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ADHD


What Is ADHD?

ADHD stands for attention deficit hyperactivity disorder. It is a medical condition. A person with ADHD has differences in brain development and brain activity that affect attention, the ability to sit still, and self-control. ADHD can affect a child at school, at home, and in friendships.

What Are the Signs of ADHD?

All kids struggle at times to pay attention, listen and follow directions, sit still, or wait their turn. But for kids with ADHD, the struggles are harder and happen more often. 

Kids with ADHD may have signs from one, two, or all three of these categories:

Sometimes parents and teachers notice signs of ADHD when a child is very young. But it's normal for little kids to be distractible, restless, impatient, or impulsive — these things don't always mean that a child has ADHD.

Attention, activity, and self-control develop little by little, as children grow. Kids learn these skills with help from parents and teachers. But some kids don't get much better at paying attention, settling down, listening, or waiting. When these things continue and begin to cause problems at school, home, and with friends, it may be ADHD.

How Is ADHD Diagnosed?

If you think your child has ADHD, make an appointment with your child's doctor. He or she will give your child a check-up, including vision and hearing, to be sure something else isn't causing the symptoms. The doctor can refer you to a child psychologist or psychiatrist if needed.

To diagnose ADHD, doctors start by asking about a child's health, behavior, and activity. They talk with parents and kids about the things they have noticed. Your doctor might ask you to complete checklists about your child's behavior, and might ask you to give your child's teacher a checklist too.

After gathering this information, doctors diagnose ADHD if it's clear that:

Many kids with ADHD also have learning problems, oppositional and defiant behaviors, or mood and anxiety problems. Doctors usually treat these along with the ADHD.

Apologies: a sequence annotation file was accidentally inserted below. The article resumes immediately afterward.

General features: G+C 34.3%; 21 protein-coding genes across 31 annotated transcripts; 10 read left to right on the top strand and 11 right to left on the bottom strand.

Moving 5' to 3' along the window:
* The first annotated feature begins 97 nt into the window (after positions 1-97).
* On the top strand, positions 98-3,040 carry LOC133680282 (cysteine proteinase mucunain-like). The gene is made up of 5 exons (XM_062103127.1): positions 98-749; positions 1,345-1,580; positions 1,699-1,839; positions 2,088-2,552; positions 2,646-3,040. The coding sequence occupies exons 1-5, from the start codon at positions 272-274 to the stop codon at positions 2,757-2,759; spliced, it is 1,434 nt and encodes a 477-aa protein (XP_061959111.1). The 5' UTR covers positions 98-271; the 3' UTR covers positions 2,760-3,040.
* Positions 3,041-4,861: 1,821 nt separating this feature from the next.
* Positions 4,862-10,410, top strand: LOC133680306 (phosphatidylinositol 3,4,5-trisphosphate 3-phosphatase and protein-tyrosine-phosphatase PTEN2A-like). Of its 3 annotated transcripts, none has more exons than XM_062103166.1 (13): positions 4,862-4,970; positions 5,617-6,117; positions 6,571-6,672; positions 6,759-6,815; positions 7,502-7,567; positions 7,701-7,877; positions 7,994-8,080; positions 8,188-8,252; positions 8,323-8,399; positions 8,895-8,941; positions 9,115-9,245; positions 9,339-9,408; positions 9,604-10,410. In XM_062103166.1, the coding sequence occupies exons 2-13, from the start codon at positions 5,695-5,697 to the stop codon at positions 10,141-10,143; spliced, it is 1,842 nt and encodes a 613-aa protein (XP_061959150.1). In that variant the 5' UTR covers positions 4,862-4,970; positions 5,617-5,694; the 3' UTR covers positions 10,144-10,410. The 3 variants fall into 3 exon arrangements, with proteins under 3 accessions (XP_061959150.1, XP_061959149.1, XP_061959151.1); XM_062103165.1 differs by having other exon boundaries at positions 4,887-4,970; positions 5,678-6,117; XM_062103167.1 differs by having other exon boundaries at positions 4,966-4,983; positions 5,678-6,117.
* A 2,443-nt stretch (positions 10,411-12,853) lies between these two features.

How Is ADHD Treated?

Treatment for ADHD usually includes:

The right treatment helps ADHD improve. Parents and teachers can teach younger kids to get better at managing their attention, behavior, and emotions. As they grow older, kids should learn to improve their own attention and self-control.

When ADHD is not treated, it can be hard for kids to succeed. This may lead to low self-esteem, depression, oppositional behavior, school failure, risk-taking behavior, or family conflict.

 

What Can Parents Do?

If your child is diagnosed with ADHD:

What Causes ADHD?

It's not clear what causes the brain differences of ADHD. There's strong evidence that ADHD is mostly inherited. Many kids who have ADHD have a parent or relative with it.

ADHD is not caused by too much screen time, poor parenting, or eating too much sugar.

ADHD can improve when kids get treatment, eat healthy food, get enough sleep and exercise, and have supportive parents who know how to respond to ADHD.

Reviewed by: Shirin Hasan, MD
Date reviewed: November 2017


Note: All information on KidsHealth® is for educational purposes only. For specific medical advice, diagnoses, and treatment, consult your doctor.

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